Info for Current Students
Year 1, Spring
Each student should select an Advisory Committee comprising three faculty members, including the student’s primary research advisor, by February 1 of their first year. They should also ask one of these faculty members to be committee chair (note: this cannot be the research advisor).
If a student has two research advisors (i.e., a collaborative project), then it is fine for both advisors to be on the committee, but the committee must also include at least one member who is not directly involved in the student’s research (and that person would be chair if there are two research advisors on the committee).
The student should arrange a short meeting (approximately 30 minutes) with the Advisory Committee in May or June of their first year to discuss the student's progress and their readiness for the oral/written presentation in fall in their second year (described below). Following this May/June meeting, the chair of the Advisory Committee will compose a brief memo (representing the thoughts of the committee as a whole) to the student and to the director of the graduate program to give the student some feedback on their progress.
Every first-year student will enroll in BCS 599 (Professional Development and Career Planning).
Year 2, Fall
Each student will give an oral presentation (plan to speak for 30 minutes, assuming no interruptions) and will write a short paper (three to five pages) that will be reviewed by the Advisory Committee (the paper must be submitted at least one week before the oral presentation takes place).
The presentation and paper will:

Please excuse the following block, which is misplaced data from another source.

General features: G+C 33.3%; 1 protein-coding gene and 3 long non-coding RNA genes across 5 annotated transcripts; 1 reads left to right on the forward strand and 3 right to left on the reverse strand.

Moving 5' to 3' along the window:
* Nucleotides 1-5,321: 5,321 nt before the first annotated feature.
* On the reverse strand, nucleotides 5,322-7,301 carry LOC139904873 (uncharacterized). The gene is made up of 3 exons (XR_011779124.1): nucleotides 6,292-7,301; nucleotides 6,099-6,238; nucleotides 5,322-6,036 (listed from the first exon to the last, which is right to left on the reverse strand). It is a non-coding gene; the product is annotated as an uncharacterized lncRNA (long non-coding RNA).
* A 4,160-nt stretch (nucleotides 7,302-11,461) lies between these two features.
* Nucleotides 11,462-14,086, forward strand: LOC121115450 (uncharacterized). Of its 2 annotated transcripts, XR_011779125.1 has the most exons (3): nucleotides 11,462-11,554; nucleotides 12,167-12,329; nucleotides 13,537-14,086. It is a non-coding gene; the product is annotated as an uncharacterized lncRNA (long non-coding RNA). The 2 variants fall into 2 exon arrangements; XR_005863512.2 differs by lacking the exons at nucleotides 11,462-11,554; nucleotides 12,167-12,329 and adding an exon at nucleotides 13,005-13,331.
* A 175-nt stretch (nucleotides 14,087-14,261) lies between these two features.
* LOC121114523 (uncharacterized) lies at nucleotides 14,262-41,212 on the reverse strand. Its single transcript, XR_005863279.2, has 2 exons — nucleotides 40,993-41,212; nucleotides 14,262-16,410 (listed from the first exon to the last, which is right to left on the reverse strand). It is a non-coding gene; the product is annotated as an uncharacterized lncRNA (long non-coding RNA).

- Summarize the research that the student has been involved in thus far
- Discuss possible future directions for that research
- Outline potential area(s) of interest for the thesis research in the form of a brief research prospectus
This is not a thesis proposal and the student does not need to have identified a thesis topic at this time. The goal of this exercise is to stimulate the student to think about how they will transition from the research they have done in the first year to their eventual thesis project, and to give the faculty an opportunity to give the student feedback on their progress and their forward plan.
Students MUST complete the written and oral presentation requirement by December 15 of the fall semester of the second year. This is not meant to be a big undertaking but rather a useful checkpoint for the student.
The chair of the Advisory Committee will again compose a memo summarizing progress, areas of concern, and any other recommendations of the committee. If the committee is concerned about the student’s progress or prospects in the program, the student will be given feedback about how they need to improve. If the concerns are serious, the student could be placed on probation and progress monitored accordingly.
If students would like to receive advice from their Advisory Committee between this presentation and the qualifying exam in the following academic year, they are welcome to convene a meeting of their Advisory Committee at any time they feel it necessary.
Year 2, Summer or Year 3, Fall
Each student will complete the qualifying exam. The format will be similar to what has been done in the past, with a few minor changes to enforce consistency. The exam should consist of six questions, with the student writing five pages maximum per question. Alternatively, the student could opt to address three questions and write a review paper potentially suitable for publication (the paper must be submitted to the Advisory Committee by December 1 of their third year).
Year 3, Spring
Each student will give a short talk in typical conference format (12 minutes, plus three minutes for questions) during a BCS lunch. This will provide a forum for all of the faculty and students to be aware of your research, and will also serve as a good practice for giving short talks at conferences, handling questions, etc.
In addition, each student will enroll in BCS 582 (Grant Writing in BCS).
Year 4, Fall